Choosing A Catfishing Rod
Maybe you’ve lived in Calcasieu or Cameron Parishes for some time and never really got down to catfish angling. Maybe you thought there were too many variables in what rods to get, what kind to fish for, how much is reasonable to spend. It’s certainly true that there are all kinds of rods and techniques for catfish, but today we can help a little with some of the basics of choosing a rod, and we can start with the materials.
What are you fishing for? Are you a number-before-size angler who just wants to catch as many as possible, are you mainly looking for trophy catches, or do you want a little bit of both? Because there are three main types of catfish you can find in American waters.
Channel catfish are the most common, with a range encompassing the whole East Coast, the Mississippi Watershed, and part of Mexico. While some over 40 lbs. have been caught, most are between 2-4 lbs. Landing a 10 lb. channel catfish would be something to be proud of.
The flathead catfish has a more inland range, as it can only take so much salinity. Adults are 15-14” and up to 45 lbs. on average, though larger ones have been found.
The largest catfish you’re likely to catch in Louisiana is the blue catfish, and a 40 lb. one would be pretty average, though they’ve been caught at up to 130.
E-glass is the basic. It’s affordable, strong, and durable, but also kind of heavy and less sensitive. The “workhorse” option, it’s a good choice if you’re just starting out.
S-glass is like e-glass with twice the tensile strength and weighing less. Its lighter weight makes it better for angling that requires constant holding of the rod (rather than setting it in a holder). Because of its higher cost, not many manufacturers use it.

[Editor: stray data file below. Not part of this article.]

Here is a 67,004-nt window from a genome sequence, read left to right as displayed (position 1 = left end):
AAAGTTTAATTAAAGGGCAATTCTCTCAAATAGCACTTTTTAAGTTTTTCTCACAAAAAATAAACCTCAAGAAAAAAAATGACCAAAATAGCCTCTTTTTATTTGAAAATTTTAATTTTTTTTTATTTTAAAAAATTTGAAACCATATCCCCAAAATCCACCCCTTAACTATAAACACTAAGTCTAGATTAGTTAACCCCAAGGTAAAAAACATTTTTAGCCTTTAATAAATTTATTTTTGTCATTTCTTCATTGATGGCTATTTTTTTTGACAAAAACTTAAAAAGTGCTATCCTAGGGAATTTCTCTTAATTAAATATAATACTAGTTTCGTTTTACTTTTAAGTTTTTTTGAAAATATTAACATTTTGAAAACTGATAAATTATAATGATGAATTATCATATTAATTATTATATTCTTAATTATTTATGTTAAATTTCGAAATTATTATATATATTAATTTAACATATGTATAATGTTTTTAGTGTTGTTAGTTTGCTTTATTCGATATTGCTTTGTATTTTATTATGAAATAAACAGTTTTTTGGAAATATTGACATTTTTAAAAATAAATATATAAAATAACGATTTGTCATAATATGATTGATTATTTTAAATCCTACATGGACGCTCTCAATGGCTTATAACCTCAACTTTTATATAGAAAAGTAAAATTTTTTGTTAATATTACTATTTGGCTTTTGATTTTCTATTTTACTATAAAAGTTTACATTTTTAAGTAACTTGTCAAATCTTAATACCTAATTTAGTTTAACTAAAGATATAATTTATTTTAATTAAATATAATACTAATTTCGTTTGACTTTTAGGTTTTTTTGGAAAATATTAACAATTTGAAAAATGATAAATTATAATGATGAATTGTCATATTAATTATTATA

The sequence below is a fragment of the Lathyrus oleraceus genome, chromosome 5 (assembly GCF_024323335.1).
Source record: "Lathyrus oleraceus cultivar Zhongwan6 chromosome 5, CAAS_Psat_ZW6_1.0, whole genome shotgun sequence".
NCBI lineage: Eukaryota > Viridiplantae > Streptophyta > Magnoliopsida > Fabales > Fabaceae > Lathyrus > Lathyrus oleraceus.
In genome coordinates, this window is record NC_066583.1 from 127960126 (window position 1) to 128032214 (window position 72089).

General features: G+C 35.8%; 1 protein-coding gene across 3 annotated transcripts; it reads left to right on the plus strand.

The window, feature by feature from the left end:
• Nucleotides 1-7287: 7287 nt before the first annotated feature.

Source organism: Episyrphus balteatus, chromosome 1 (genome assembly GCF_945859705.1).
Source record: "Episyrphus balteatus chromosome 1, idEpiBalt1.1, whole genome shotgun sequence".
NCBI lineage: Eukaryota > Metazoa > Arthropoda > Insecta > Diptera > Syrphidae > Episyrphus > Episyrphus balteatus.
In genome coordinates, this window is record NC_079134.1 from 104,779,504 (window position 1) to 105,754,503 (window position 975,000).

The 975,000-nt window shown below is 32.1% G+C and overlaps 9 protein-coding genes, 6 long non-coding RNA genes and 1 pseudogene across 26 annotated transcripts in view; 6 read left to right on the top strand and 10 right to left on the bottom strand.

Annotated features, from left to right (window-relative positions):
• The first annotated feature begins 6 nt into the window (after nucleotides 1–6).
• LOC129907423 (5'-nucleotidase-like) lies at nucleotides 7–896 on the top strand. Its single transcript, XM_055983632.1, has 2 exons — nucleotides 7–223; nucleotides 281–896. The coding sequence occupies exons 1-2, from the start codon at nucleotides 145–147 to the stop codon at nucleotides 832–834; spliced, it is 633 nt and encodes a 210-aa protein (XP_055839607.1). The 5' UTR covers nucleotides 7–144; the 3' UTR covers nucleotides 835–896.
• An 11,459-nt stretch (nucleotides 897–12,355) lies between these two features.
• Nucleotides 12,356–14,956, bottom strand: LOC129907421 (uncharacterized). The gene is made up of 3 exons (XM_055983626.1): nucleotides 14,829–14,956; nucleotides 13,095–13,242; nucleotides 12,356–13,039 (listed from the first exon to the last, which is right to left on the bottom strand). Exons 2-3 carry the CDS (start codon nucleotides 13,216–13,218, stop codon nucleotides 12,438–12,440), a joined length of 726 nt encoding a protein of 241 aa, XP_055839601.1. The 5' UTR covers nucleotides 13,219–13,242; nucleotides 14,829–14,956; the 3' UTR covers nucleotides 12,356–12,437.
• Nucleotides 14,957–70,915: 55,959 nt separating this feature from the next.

Graphite is what you use if you need the light weight and sensitivity of s-glass but not the strength and expense. Most bass rods, for instance, are graphite. The sensitivity difference is considerable; whereas you can feel major movements with an e-glass rod, a graphite rod will let you feel even if a catfish is just nibbling on the bait. Graphite rods are not strong enough to be suitable for anything trophy-sized.
Composite fiber rods combine the sensitivity of graphite with the power and resilience of e-glass, but are pretty expensive. You definitely want to be sure you’re into catfishing and on the right track before you invest in one of these.
Which material for which fish?
As a rule channel catfish are the smallest. The though the world record is almost 60 lbs. and 30 pounders are not unheard of either, most channels are in the single digit lbs. range, and for these you are fine with an affordable but sensitive graphite rod like one from Falcon Rods or 13 Fishing.
If you’re going after the larger blues, which can sometimes get over 100 lbs., you’re going to need a lot of durability and power on your side. That’s going to mean choosing between the affordability of fiberglass and the sensitivity of composite. If you go with fiberglass you’d want something like the Zebco Big Cat baitcast combo.
Hopefully this helps you out by covering a little of the ground. If you want to hear more about what catfish rod is best for you, Lake Charles Tackle would be happy to answer your questions at 337-479-2999, or you could stop by our store on Common St. in Lake Charles